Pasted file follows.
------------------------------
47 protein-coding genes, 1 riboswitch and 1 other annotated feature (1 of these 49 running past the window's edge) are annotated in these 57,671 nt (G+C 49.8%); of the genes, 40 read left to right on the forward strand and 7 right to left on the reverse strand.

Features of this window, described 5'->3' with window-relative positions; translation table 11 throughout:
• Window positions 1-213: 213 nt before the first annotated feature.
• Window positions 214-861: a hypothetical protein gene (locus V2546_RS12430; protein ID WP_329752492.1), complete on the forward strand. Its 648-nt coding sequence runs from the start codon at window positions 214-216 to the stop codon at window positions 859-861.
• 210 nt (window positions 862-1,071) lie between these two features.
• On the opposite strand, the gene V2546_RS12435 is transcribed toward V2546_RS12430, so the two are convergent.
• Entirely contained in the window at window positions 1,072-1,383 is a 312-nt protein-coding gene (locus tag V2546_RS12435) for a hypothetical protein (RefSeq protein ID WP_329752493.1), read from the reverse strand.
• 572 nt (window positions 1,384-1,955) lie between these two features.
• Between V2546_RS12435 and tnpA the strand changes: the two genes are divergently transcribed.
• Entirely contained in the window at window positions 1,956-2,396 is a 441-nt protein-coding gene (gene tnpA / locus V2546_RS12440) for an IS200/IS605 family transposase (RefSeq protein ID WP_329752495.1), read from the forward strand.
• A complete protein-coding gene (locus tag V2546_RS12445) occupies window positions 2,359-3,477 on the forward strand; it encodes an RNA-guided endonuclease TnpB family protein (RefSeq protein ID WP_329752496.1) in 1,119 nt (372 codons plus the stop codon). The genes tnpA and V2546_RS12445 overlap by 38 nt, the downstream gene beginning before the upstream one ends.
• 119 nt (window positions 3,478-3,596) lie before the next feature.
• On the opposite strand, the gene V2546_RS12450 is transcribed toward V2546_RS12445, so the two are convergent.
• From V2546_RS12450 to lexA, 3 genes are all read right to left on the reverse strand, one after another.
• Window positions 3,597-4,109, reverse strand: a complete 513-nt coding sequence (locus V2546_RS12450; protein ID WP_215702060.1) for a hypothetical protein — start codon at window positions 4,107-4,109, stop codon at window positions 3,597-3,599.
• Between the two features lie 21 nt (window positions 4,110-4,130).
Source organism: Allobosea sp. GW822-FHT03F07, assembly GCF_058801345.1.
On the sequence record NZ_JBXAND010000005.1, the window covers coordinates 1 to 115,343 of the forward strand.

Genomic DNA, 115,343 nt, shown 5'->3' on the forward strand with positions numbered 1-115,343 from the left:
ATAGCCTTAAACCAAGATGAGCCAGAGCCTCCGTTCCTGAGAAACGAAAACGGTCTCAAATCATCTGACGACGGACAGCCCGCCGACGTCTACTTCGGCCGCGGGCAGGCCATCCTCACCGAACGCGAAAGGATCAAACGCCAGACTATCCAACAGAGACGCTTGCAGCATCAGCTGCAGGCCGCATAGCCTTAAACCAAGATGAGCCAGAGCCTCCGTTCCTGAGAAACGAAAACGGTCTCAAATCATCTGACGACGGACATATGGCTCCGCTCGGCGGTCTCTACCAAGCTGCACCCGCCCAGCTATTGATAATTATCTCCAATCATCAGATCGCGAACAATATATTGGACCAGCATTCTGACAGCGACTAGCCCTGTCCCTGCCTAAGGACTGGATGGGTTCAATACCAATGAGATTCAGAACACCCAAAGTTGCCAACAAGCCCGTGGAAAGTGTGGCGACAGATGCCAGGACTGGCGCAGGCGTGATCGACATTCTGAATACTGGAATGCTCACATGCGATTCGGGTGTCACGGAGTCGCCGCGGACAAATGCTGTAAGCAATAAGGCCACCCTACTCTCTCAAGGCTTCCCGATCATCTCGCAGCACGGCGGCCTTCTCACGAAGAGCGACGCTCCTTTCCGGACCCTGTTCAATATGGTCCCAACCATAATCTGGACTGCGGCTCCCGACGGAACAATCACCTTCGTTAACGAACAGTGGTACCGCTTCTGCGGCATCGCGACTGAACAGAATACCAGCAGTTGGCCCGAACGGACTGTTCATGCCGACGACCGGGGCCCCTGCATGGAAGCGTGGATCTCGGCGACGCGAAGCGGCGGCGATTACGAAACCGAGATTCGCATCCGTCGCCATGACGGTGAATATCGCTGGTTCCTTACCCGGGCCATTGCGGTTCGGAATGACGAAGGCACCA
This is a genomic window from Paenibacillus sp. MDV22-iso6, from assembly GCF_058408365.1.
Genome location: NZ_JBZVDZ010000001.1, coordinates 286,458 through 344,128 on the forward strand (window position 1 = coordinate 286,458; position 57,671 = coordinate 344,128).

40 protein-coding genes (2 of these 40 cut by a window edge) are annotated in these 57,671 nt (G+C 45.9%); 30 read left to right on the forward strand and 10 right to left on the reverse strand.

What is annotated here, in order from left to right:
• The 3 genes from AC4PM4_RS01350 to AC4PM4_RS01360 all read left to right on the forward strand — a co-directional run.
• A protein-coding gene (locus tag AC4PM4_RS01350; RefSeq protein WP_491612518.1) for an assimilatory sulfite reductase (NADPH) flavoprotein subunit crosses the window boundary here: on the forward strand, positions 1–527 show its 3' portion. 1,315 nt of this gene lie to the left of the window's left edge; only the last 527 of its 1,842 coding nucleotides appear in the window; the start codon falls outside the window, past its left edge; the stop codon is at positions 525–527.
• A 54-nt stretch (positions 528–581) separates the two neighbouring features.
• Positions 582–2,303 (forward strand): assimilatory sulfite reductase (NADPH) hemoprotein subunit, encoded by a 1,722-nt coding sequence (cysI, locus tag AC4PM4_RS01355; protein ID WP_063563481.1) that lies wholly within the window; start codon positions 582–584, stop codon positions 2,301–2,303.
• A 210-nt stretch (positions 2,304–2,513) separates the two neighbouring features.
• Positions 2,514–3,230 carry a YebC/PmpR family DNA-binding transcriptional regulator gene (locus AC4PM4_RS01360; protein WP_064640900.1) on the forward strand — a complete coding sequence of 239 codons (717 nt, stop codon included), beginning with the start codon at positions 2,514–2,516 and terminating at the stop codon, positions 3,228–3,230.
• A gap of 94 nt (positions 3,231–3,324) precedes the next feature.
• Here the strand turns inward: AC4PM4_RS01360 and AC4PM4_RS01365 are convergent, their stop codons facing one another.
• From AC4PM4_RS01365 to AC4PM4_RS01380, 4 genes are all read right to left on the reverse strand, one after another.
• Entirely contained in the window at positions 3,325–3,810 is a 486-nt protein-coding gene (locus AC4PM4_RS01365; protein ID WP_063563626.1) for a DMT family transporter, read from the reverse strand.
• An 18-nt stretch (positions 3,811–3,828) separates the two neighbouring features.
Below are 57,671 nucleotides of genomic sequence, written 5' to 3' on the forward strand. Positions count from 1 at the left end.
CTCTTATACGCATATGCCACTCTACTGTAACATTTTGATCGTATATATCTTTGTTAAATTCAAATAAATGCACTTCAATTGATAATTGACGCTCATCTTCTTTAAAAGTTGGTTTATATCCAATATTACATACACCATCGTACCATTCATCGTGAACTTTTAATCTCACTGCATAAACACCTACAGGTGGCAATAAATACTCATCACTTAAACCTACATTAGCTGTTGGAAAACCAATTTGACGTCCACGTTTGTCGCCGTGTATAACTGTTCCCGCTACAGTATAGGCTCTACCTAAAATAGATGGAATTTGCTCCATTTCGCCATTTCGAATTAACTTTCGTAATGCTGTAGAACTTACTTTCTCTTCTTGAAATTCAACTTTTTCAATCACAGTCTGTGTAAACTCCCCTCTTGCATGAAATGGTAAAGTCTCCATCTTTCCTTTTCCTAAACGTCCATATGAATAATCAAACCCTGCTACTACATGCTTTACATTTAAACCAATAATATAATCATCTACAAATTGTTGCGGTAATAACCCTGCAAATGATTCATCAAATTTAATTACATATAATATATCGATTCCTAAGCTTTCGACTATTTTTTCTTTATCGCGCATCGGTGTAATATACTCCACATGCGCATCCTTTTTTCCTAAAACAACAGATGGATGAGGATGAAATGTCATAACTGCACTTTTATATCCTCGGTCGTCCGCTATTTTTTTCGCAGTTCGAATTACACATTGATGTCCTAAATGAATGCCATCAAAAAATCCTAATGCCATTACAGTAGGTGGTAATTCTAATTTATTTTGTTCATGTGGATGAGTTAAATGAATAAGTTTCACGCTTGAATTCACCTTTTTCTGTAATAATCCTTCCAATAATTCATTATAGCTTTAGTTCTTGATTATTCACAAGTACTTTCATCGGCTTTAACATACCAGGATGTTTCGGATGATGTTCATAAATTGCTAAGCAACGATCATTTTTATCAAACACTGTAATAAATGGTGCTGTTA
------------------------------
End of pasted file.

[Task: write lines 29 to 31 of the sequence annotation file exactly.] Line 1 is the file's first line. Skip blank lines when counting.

• A 210-nt stretch (positions 2,304–2,513) separates the two neighbouring features.
• Positions 2,514–3,230 carry a YebC/PmpR family DNA-binding transcriptional regulator gene (locus AC4PM4_RS01360; protein WP_064640900.1) on the forward strand — a complete coding sequence of 239 codons (717 nt, stop codon included), beginning with the start codon at positions 2,514–2,516 and terminating at the stop codon, positions 3,228–3,230.
• A gap of 94 nt (positions 3,231–3,324) precedes the next feature.